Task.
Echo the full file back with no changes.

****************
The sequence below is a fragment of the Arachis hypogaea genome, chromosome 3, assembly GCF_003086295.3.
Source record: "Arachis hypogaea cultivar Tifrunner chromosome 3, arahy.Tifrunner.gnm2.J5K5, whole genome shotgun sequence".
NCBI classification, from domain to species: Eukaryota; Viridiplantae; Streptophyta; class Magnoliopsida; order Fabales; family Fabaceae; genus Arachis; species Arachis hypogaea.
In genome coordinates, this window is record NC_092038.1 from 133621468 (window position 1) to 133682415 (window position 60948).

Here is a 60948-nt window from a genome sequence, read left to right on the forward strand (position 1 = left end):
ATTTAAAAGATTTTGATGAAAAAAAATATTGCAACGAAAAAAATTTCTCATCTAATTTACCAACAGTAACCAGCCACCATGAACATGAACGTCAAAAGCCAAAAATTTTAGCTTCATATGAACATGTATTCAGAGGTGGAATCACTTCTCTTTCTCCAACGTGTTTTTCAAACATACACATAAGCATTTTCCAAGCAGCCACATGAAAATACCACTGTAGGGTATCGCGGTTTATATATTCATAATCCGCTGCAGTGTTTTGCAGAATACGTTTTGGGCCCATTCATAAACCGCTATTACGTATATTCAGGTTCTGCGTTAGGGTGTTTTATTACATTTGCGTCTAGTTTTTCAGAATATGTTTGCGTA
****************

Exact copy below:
The sequence below is a fragment of the Arachis hypogaea genome, chromosome 3, assembly GCF_003086295.3.
Source record: "Arachis hypogaea cultivar Tifrunner chromosome 3, arahy.Tifrunner.gnm2.J5K5, whole genome shotgun sequence".
NCBI classification, from domain to species: Eukaryota; Viridiplantae; Streptophyta; class Magnoliopsida; order Fabales; family Fabaceae; genus Arachis; species Arachis hypogaea.
In genome coordinates, this window is record NC_092038.1 from 133621468 (window position 1) to 133682415 (window position 60948).

Here is a 60948-nt window from a genome sequence, read left to right on the forward strand (position 1 = left end):
ATTTAAAAGATTTTGATGAAAAAAAATATTGCAACGAAAAAAATTTCTCATCTAATTTACCAACAGTAACCAGCCACCATGAACATGAACGTCAAAAGCCAAAAATTTTAGCTTCATATGAACATGTATTCAGAGGTGGAATCACTTCTCTTTCTCCAACGTGTTTTTCAAACATACACATAAGCATTTTCCAAGCAGCCACATGAAAATACCACTGTAGGGTATCGCGGTTTATATATTCATAATCCGCTGCAGTGTTTTGCAGAATACGTTTTGGGCCCATTCATAAACCGCTATTACGTATATTCAGGTTCTGCGTTAGGGTGTTTTATTACATTTGCGTCTAGTTTTTCAGAATATGTTTGCGTA